One of Russia’s top arms trade officials believes markets will remain pretty steady over the next few years — and that Moscow won’t be losing any ground as the world’s second largest arms exporter.

Dmitry Shugaev, director of the Federal Service for Military Technical Cooperation, the Russian Federation’s external-facing arms trading agency, “does not see an upsurge” in sales over the next three years, he told an international audience at the Paris Air Show on June 20, but he expressed optimism that Russia would continue to play a major role in the international weapons market.

“We are quite positive about the future,” he said.

In 20015, the global arms market saw about $80 billion exchanged between different countries, which represented a 10.1-percent market contraction from the year before, when $89 billion worth of weapons and accompanying services was traded.

Russian exports accounted for approximately $15 billion in 2015, according to Defense News.  Shugaev analyzed the market from a Russian perspective by breaking down that up to half of Moscow’s defense sales stem from aircraft, about a third are ground attack and missile defense systems, while naval systems account for about 15 percent of foreign arms sales, the Defense News report added.

Sergey Denisentsev, senior research fellow at the Center for the Analysis of Strategies and Technology in Moscow, suggested in a speech at the Center for Strategic and International Studies headquarters in Washington this past April that the “domestic market will be the main priority for the Russian defense industry,” as supply facilities keep up with the demand from Russia’s own military.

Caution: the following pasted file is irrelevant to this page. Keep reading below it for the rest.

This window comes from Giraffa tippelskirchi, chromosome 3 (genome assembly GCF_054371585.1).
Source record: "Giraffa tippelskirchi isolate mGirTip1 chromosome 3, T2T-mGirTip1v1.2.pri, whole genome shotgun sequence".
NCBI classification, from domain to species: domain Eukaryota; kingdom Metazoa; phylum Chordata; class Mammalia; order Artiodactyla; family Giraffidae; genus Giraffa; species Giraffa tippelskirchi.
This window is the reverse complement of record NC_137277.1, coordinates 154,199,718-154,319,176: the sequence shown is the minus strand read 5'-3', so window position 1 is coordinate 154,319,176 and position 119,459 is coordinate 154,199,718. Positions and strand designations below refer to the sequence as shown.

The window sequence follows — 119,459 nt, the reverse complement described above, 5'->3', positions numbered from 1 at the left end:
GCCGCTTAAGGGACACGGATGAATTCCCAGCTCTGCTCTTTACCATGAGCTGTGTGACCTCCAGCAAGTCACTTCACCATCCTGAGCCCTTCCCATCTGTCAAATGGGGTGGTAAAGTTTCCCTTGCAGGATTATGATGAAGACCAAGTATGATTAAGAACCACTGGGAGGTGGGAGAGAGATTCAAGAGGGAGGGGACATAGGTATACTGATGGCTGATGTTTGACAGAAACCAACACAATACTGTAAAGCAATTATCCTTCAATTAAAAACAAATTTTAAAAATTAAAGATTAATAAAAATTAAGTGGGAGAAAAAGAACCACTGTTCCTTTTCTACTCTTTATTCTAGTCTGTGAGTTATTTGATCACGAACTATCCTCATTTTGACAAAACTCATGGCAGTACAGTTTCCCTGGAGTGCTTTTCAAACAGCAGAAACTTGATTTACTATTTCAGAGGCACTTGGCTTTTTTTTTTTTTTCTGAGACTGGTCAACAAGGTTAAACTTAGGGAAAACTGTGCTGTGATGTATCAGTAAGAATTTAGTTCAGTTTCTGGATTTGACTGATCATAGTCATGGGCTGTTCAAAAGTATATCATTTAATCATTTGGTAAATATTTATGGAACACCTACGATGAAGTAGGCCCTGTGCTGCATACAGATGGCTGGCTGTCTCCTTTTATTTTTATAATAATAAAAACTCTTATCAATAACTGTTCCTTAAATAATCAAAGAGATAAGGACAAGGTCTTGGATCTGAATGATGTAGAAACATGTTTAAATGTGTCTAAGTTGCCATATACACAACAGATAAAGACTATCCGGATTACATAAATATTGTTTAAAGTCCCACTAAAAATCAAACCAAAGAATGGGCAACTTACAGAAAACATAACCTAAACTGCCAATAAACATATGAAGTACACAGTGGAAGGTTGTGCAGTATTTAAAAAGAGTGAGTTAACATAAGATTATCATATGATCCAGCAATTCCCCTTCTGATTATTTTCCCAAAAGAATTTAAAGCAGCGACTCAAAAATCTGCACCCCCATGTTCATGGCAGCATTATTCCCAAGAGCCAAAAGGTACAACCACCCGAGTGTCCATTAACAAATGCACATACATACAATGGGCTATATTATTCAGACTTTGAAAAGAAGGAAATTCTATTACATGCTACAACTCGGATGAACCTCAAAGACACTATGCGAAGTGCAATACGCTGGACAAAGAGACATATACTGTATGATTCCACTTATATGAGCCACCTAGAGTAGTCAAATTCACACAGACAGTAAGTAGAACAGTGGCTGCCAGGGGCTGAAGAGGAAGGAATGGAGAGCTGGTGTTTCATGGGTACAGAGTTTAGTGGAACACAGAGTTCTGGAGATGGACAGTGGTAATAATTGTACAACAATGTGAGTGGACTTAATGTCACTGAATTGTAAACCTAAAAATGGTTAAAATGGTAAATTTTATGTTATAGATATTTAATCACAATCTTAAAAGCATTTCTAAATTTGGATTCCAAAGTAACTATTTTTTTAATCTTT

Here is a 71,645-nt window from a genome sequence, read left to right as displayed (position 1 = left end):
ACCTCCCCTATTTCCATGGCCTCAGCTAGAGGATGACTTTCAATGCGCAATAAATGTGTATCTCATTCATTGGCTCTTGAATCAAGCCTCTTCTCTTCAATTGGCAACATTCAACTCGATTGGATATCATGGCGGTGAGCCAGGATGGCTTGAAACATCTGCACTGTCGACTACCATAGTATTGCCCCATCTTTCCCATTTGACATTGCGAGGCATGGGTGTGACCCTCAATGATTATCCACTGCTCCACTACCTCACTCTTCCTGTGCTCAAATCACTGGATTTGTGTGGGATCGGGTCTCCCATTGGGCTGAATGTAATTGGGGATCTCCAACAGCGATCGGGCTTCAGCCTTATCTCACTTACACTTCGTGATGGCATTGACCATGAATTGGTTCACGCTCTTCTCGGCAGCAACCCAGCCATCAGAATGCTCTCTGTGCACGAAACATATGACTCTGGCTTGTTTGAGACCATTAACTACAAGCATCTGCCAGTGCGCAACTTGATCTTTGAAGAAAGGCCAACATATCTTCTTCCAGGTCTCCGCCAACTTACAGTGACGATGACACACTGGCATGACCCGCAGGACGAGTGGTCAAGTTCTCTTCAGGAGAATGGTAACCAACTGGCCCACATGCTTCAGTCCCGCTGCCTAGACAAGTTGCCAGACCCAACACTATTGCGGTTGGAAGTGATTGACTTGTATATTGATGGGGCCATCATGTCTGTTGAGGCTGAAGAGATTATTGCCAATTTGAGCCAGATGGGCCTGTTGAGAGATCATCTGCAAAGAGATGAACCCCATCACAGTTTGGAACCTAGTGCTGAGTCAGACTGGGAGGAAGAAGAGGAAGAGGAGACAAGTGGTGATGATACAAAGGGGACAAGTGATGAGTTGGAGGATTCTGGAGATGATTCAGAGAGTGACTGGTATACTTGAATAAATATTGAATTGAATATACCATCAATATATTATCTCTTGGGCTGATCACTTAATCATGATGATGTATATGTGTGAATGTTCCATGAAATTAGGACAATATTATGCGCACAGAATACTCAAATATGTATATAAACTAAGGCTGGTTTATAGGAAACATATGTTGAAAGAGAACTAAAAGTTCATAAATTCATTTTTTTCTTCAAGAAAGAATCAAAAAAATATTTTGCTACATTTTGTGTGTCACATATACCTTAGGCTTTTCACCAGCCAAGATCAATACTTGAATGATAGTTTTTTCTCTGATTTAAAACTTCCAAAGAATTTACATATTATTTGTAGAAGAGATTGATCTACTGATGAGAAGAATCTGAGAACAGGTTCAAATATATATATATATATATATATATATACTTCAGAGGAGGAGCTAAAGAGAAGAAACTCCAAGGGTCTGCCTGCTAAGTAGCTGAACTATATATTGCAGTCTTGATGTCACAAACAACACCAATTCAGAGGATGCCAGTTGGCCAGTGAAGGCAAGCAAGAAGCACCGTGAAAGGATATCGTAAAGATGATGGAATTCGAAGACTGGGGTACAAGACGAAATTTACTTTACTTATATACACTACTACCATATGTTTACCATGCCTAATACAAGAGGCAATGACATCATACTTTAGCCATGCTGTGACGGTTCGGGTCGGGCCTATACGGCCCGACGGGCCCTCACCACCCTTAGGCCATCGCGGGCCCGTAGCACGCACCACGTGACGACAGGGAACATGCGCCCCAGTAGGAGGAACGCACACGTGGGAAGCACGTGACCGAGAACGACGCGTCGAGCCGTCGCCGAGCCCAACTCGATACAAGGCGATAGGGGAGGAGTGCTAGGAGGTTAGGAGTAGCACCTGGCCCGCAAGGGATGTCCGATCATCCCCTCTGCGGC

Indian buyers account for approximately 31 percent of Moscow’s outbound weapons and military equipment, while Beijing was the second largest customer with demand amounting to 21 percent of Russia’s annual arms exports, the think tank analyst said.

Nevertheless, Shugaev sees cooperation on new technological and weapons developments with other countries as a route that could benefit multiple parties. For instance, clients seeking the next generation of weapons not currently available can partner with Russia and then produce the weapons locally. “We’re flexible, we’re ready to cooperate,” he emphasized.

A study conducted by the US Congressional Research Service (CRS) confirmed as much, noting that “Russia has made significant efforts to provide more creative financing and payment options for prospective arms purchasers … Russia has agreed to engage in counter-trade, offsets, debt-swapping, and in key cases, to make significant licensed production agreements in order to sell its weapons.”